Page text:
As the museum of human nature, a.k.a the U.S. Holocaust Memorial Museum, marks its 25th anniversary, it continues to receive artifacts, such as a letter handwritten on a yellow scrap of paper. It was donated to the museum by Frank Grunwald, 85, who lives in Indianapolis.
He was the younger of two Czechoslovakian boys who sit smiling on their mother’s lap in a photograph the museum has. It was taken before this Jewish family was swept into the Nazi murder machinery. Frank, then 11 and known as Misa, is alive because, unlike his brother John, then 16, Frank did not limp. In July 1944, their father was segregated with male prisoners who were working in an Auschwitz factory. The boys were with their mother in the Czech family section of the camp when a Nazi noticed John’s limp and selected him for gassing. Unwilling to have John face death alone, on July 11, Vilma went with him, leaving behind this letter to her husband:
“You, my only one, dearest, in isolation we are waiting for darkness. We considered the possibility of hiding but decided not to do it since we felt it would be hopeless. The famous trucks are already here and we are waiting for it to begin. I am completely calm. You — my only and dearest one, do not blame yourself for what happened, it was our destiny. We did what we could. Stay healthy and remember my words that time will heal — if not completely — then — at least partially. Take care of the little golden boy and don’t spoil him too much with your love. Both of you — stay healthy, my dear ones. I will be thinking of you and Misa. Have a fabulous life, we must board the trucks.
“Into eternity, Vilma.”
So, the museum presents human nature’s noblest as well as vilest manifestations. It has received 43 million visitors, 90 percent non-Jewish, many of whom have had opportunities to talk to survivors, such as Fanny Aizenberg, who in her 102nd year still comes most Sundays. Located just off the Mall, one of the world’s most pleasant urban spaces and the epicenter of American politics, the museum inflicts an assaultive, excruciating knowing: Nothing — nothing — is unthinkable, and political institutions by themselves provide no permanent safety from barbarism, which permanently lurks beneath civilization’s thin, brittle crust.
This is why the Holocaust is the dark sun into which this democracy should peer. Calling the Holocaust unfathomable is a moral flinch from facts that demand scholarship, which the museum enables. It has, for example, more than 900 video interviews with witnesses and collaborators. And perpetrators, such as Juozas Aleksynas, a member of a Lithuanian police battalion that committed genocide in Belarus in 1941:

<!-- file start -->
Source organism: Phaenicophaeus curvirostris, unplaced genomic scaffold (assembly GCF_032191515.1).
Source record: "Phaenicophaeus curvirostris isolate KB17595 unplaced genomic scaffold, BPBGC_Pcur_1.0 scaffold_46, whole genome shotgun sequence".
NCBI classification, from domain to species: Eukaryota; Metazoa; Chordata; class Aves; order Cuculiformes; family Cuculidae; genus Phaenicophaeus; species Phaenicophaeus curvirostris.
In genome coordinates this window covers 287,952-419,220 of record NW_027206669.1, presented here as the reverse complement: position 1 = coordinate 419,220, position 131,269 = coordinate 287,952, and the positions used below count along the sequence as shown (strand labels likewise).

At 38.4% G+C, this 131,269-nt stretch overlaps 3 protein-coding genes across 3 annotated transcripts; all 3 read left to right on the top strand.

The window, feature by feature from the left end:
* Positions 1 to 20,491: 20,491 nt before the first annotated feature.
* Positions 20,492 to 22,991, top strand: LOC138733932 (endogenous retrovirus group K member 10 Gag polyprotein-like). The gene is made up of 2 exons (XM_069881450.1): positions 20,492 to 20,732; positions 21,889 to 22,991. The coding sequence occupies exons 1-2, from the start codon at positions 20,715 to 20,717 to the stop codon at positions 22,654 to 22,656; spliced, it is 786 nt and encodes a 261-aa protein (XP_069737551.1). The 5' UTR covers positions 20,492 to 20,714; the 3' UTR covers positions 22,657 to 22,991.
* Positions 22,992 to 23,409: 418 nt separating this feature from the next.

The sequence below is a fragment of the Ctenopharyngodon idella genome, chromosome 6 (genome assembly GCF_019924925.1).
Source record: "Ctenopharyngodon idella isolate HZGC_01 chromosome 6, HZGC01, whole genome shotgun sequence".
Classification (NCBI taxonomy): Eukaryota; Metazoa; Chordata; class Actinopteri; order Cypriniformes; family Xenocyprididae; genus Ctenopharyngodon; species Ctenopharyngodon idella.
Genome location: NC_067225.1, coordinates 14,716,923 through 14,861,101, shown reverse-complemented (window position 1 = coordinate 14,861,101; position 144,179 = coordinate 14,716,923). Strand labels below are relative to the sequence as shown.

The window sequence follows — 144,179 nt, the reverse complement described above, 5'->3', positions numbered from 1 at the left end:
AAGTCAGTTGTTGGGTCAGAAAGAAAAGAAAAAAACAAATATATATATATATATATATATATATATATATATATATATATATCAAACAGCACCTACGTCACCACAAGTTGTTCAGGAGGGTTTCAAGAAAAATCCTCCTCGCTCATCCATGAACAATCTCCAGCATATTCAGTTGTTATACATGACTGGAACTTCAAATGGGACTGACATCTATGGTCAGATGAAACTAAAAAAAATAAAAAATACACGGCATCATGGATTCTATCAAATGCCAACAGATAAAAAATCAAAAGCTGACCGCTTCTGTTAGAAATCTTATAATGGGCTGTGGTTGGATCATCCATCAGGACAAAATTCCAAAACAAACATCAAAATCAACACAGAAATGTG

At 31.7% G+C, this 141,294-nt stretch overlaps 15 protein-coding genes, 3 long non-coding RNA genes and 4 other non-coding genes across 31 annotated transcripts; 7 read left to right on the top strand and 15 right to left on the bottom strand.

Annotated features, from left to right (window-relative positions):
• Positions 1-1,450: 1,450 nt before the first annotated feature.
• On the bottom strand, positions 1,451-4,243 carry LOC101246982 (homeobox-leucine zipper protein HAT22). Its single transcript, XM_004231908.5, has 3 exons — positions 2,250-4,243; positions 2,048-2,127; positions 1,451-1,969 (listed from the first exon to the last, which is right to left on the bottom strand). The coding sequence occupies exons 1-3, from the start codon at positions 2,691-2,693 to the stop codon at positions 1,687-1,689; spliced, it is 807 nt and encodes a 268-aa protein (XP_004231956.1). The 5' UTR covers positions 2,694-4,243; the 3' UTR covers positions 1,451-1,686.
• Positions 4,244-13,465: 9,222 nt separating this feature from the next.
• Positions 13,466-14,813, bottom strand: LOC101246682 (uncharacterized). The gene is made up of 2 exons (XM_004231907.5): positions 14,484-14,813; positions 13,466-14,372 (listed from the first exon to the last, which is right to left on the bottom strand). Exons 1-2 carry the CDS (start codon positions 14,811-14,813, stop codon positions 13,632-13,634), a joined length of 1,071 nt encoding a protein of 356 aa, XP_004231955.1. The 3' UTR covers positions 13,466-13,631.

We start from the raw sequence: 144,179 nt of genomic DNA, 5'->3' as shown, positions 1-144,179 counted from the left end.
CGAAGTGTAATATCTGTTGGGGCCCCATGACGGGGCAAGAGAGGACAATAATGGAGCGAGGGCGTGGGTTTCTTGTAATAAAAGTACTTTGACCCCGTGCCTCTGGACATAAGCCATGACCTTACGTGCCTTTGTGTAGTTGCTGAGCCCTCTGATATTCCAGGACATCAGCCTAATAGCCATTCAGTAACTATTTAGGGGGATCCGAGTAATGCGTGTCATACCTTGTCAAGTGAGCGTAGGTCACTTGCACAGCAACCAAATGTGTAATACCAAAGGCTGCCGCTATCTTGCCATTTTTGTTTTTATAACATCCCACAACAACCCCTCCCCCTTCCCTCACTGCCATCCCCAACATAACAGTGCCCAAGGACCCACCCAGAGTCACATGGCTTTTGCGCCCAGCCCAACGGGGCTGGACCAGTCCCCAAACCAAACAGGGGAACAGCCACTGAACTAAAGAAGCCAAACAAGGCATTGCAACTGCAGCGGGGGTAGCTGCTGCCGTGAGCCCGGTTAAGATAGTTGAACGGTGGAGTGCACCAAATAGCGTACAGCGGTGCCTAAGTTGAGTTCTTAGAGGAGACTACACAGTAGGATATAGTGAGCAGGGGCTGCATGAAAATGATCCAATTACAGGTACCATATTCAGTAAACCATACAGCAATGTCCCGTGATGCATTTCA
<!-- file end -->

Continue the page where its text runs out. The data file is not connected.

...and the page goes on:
“We were issued Russian guns and bullets . . . some were exploding bullets. . . . A person’s skull opens up so fast. . . . They would carry children — the little ones — they’d take the others by the hand. They lie down, lay the child next to them. . . . First you shoot the father. . . . How would the father feel if the child was shot by his side?”
An album found long ago in an abandoned SS barracks contains photos of Auschwitz guards and administrators at leisure — singing, picnicking. It includes some of the few pictures of a short, dark-haired man — Dr. Josef Mengele, who escaped prosecution for his “medical” experiments, drowning in 1979 while swimming in Brazil.
In his mind-opening 2017 book, “Why? Explaining the Holocaust,” Peter Hayes says the subject “continues to resist comprehension.” Resist but not defy. His many conclusions include the awesome — for better or worse — power of individual agency: No Hitler, no Holocaust. But Hitler began tentatively, with small measures. Hayes concludes his book with a German proverb: Wehret den Anfangen — beware the beginnings.
Today, there is an essentially fascist government in Hungary. Anti-Semitism is coming out of the closet: The Labour Party, which might form Britain’s next government, is riddled with it, from the top down. Blood-and-soil tribalism — a degenerate successor to throne-and-altar conservatism — is fermenting across Europe. And there is a name for what is happening to the Rohingya in Myanmar: genocide. The museum of human nature remains what it would prefer not to be: pertinent to understanding not only the past but also the present.
How do those who work at the museum, immersed in the task of making us remember the unspeakable, maintain their emotional equilibrium? By also remembering Vilma.